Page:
A 10% increase in suicides — nearly 2,000 additional deaths — was recorded in the United States in the four months after actor and comedian Robin Williams took his own life in 2014, according to research published Wednesday in the journal PLOS ONE.
The “celebrity-suicide effect” — in which copycat suicides follow that of someone famous — has been documented in previous research.
“This is the first study to examine the consequences of a celebrity suicide in the digital era,” said David S. Fink, lead author of the new study and a post-doctoral researcher in epidemiology at the Mailman School of Public Health at Columbia University.
Williams, 63, was found dead in his Tiburon, California, home August 11, 2014, of what investigators suspected was a suicide by hanging.
Fink began his research by forecasting the number of suicides that could be expected to occur between August and December 2014. He and his colleagues analyzed monthly suicide rates in the United States, based on data gathered from January 1999 through December 2015 by the US Centers for Disease Control and Prevention.
Based on Fink’s analysis, 16,849 suicides would be expected from August to December 2014.
Yet 18,690 suicides were reported in the four months after Williams’ death: an additional 1,841, or a 9.85% increase, compared with the expected number. Both females and males as well as all age groups showed more-than-expected suicides.
However, the highest number of unexpected suicides was observed among men (1,398 excess suicides) and people between the ages of 30 and 44 (577 excess suicides).
The researchers also found a greater-than-expected number of suffocation suicides — which includes hanging — in the months after Williams’ death: a 32% increase in the method used by the comedian himself. By comparison, other methods of suicide rose by just 3%.
Media reports — some of which described how Williams hanged himself — might have provided the “capability necessary for a high-risk segment of the US population, middle-aged men in despair, to move from suicidal ideation to attempt,” Fink said.
“We found both a rapid increase in suicides in August 2014, and specifically suffocation suicides, that paralleled the time and method of Williams’ death,” Fink said. He also found, by conducting a news trend search on a Bloomberg terminal, “a dramatic increase in news media reports on suicides and Robin Williams during this same period.”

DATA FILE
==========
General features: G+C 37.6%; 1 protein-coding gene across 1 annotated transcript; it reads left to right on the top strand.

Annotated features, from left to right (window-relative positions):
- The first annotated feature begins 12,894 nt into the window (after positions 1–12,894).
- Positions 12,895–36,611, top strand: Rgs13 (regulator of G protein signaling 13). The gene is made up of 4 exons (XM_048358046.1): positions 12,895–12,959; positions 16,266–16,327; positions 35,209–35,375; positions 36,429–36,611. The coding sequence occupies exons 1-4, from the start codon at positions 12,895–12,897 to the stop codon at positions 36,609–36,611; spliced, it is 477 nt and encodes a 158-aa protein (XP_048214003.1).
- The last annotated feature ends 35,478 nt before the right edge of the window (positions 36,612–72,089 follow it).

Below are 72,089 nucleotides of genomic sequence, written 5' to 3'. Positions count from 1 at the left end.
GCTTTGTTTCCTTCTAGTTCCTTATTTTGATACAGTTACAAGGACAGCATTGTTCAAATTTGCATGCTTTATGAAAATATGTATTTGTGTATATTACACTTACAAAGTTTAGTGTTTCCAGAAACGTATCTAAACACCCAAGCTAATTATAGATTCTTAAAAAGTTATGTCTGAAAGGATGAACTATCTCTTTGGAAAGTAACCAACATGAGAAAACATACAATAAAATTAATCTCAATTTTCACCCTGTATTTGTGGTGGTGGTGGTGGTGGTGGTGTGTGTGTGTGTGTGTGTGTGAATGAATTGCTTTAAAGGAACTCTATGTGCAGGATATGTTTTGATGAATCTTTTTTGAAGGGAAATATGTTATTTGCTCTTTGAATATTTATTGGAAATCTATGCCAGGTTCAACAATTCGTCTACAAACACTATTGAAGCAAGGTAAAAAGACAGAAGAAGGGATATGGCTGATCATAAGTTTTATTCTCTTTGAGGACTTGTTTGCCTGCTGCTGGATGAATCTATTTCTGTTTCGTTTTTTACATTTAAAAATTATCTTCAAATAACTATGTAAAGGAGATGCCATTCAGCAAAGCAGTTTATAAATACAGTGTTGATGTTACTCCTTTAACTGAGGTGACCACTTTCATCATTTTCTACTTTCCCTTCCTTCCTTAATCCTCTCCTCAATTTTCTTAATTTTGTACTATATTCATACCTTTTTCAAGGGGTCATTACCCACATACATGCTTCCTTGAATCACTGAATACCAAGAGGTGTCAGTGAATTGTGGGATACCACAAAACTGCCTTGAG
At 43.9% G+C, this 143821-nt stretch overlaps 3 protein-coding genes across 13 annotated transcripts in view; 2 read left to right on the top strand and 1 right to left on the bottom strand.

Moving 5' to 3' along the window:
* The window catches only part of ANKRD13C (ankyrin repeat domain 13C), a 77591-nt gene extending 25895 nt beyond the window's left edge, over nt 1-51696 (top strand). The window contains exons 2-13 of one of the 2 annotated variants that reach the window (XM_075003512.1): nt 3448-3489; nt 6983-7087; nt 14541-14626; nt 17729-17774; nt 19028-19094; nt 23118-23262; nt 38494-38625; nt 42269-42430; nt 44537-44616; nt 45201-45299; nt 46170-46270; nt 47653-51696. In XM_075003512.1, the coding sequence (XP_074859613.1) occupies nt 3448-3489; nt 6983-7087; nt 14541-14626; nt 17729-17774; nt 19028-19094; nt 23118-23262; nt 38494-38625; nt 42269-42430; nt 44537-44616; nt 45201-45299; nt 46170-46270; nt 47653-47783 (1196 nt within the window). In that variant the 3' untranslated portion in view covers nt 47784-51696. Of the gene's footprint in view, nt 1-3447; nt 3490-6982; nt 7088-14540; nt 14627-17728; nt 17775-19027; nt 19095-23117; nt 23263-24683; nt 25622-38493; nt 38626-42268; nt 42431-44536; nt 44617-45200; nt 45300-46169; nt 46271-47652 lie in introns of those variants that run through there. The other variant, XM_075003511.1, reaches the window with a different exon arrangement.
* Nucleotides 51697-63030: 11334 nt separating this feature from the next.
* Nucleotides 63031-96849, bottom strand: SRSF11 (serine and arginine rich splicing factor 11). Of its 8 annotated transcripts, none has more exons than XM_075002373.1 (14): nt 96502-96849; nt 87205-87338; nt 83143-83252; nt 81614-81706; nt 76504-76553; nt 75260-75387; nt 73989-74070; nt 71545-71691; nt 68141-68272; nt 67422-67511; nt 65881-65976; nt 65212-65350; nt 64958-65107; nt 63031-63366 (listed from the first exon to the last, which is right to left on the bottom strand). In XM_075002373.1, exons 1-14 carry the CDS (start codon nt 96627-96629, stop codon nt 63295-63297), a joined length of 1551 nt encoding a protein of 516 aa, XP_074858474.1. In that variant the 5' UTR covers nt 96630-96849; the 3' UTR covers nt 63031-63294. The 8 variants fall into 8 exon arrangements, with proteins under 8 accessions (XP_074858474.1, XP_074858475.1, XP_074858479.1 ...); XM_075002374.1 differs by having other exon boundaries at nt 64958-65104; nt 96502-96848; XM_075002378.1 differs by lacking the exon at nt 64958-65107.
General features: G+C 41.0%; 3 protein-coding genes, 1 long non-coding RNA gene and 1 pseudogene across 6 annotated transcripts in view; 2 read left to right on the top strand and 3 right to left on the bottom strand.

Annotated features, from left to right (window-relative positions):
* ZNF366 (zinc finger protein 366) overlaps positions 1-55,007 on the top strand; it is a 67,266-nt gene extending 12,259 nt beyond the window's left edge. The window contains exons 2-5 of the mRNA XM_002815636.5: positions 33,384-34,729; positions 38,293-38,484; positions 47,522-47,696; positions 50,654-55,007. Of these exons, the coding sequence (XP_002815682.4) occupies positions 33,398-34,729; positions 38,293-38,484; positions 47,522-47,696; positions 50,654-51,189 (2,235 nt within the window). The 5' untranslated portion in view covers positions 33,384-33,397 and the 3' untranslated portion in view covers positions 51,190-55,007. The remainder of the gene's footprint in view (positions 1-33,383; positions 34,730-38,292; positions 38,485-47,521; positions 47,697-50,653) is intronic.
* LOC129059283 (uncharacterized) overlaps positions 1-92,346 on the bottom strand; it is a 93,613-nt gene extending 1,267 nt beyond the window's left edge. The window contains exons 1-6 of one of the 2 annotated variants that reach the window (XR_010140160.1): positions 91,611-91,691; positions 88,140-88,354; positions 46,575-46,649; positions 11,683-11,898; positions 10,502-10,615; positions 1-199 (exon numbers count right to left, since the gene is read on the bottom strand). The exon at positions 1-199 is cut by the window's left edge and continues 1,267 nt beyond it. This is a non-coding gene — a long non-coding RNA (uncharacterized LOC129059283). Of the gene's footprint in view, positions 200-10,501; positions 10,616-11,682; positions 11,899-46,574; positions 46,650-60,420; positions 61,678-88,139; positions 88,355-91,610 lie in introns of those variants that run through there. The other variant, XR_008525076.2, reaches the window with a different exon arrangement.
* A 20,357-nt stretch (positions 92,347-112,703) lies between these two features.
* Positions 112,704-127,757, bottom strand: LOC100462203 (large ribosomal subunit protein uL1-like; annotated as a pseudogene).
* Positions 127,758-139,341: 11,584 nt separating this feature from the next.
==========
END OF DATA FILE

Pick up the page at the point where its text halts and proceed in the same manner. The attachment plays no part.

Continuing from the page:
Though he cannot say for sure that Williams’ death inspired copycat suicides, the significant rise in suicides coupled with frequent media reports about the actor’s death suggests a connection, he said.
“This study supports much of what we already know about the influence our environment has on our behaviors in general and suicide in particular,” Fink said. Policy-makers and researchers need “to better understand the role that traditional and social media have on suicidal behaviors to understand how to better mitigate these deaths.”
However, there’s one problem, said John Ayers, a computational epidemiologist who works as an adjunct associate professor at San Diego State University.
“The problem with this study is: ‘So what?’ ” said Ayers, who was not involved in the research.
Ayers said Fink’s new research is “rigorous science; it’s a well thought-out study; it asks an engaging question and provides a very precise set of conclusions.”
“But there’s no urgency there,” he said.
“Robin Williams died in 2014,” Ayers noted, and all the people who were vulnerable to following the actor by committing a copycat suicide have done so.
Just as the common cold is contagious, so too is suicide.
If you witness self-destructive behavior within your family, within your peer group or through the media, you may be at greater risk for suicidal behavior yourself, according to the National Institute of Mental Health. “Suicide contagion” affects some people, including those who face a chronic medical condition or who are depressed, more than others.
“What we need to do is extend this research beyond living in the past to the present,” Ayers said. “And try to develop strategies where we can have these types of insights while they’re happening so we can respond.”